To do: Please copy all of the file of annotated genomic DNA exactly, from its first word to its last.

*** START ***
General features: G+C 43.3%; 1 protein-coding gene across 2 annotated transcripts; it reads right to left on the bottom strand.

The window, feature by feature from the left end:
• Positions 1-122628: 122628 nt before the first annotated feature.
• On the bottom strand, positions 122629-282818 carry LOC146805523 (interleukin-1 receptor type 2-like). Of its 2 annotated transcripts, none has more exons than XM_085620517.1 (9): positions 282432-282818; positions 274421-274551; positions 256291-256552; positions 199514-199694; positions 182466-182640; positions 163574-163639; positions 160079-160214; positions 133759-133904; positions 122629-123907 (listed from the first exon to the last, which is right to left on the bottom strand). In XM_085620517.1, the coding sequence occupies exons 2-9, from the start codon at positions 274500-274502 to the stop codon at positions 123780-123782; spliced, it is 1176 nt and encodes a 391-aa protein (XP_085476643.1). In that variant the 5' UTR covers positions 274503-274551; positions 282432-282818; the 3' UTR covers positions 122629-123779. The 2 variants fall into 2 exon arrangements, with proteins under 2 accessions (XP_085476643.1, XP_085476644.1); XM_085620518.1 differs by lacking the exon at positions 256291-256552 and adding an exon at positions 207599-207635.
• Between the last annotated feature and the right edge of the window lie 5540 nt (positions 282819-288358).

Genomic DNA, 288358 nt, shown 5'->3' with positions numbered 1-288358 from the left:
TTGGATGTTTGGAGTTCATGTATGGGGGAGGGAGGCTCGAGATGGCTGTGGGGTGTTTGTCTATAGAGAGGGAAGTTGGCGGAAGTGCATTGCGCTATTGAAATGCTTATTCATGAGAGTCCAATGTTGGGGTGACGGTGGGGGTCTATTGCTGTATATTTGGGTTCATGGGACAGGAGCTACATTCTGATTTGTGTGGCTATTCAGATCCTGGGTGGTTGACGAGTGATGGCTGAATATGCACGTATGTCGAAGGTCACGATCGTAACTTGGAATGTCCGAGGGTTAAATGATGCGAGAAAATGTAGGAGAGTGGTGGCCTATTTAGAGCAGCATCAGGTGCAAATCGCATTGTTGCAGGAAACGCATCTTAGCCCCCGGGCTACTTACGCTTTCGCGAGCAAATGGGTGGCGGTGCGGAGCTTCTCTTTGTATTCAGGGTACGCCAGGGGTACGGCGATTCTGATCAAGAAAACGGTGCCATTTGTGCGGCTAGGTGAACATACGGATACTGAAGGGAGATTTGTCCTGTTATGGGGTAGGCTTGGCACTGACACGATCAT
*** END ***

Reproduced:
General features: G+C 43.3%; 1 protein-coding gene across 2 annotated transcripts; it reads right to left on the bottom strand.

The window, feature by feature from the left end:
• Positions 1-122628: 122628 nt before the first annotated feature.
• On the bottom strand, positions 122629-282818 carry LOC146805523 (interleukin-1 receptor type 2-like). Of its 2 annotated transcripts, none has more exons than XM_085620517.1 (9): positions 282432-282818; positions 274421-274551; positions 256291-256552; positions 199514-199694; positions 182466-182640; positions 163574-163639; positions 160079-160214; positions 133759-133904; positions 122629-123907 (listed from the first exon to the last, which is right to left on the bottom strand). In XM_085620517.1, the coding sequence occupies exons 2-9, from the start codon at positions 274500-274502 to the stop codon at positions 123780-123782; spliced, it is 1176 nt and encodes a 391-aa protein (XP_085476643.1). In that variant the 5' UTR covers positions 274503-274551; positions 282432-282818; the 3' UTR covers positions 122629-123779. The 2 variants fall into 2 exon arrangements, with proteins under 2 accessions (XP_085476643.1, XP_085476644.1); XM_085620518.1 differs by lacking the exon at positions 256291-256552 and adding an exon at positions 207599-207635.
• Between the last annotated feature and the right edge of the window lie 5540 nt (positions 282819-288358).

Genomic DNA, 288358 nt, shown 5'->3' with positions numbered 1-288358 from the left:
TTGGATGTTTGGAGTTCATGTATGGGGGAGGGAGGCTCGAGATGGCTGTGGGGTGTTTGTCTATAGAGAGGGAAGTTGGCGGAAGTGCATTGCGCTATTGAAATGCTTATTCATGAGAGTCCAATGTTGGGGTGACGGTGGGGGTCTATTGCTGTATATTTGGGTTCATGGGACAGGAGCTACATTCTGATTTGTGTGGCTATTCAGATCCTGGGTGGTTGACGAGTGATGGCTGAATATGCACGTATGTCGAAGGTCACGATCGTAACTTGGAATGTCCGAGGGTTAAATGATGCGAGAAAATGTAGGAGAGTGGTGGCCTATTTAGAGCAGCATCAGGTGCAAATCGCATTGTTGCAGGAAACGCATCTTAGCCCCCGGGCTACTTACGCTTTCGCGAGCAAATGGGTGGCGGTGCGGAGCTTCTCTTTGTATTCAGGGTACGCCAGGGGTACGGCGATTCTGATCAAGAAAACGGTGCCATTTGTGCGGCTAGGTGAACATACGGATACTGAAGGGAGATTTGTCCTGTTATGGGGTAGGCTTGGCACTGACACGATCAT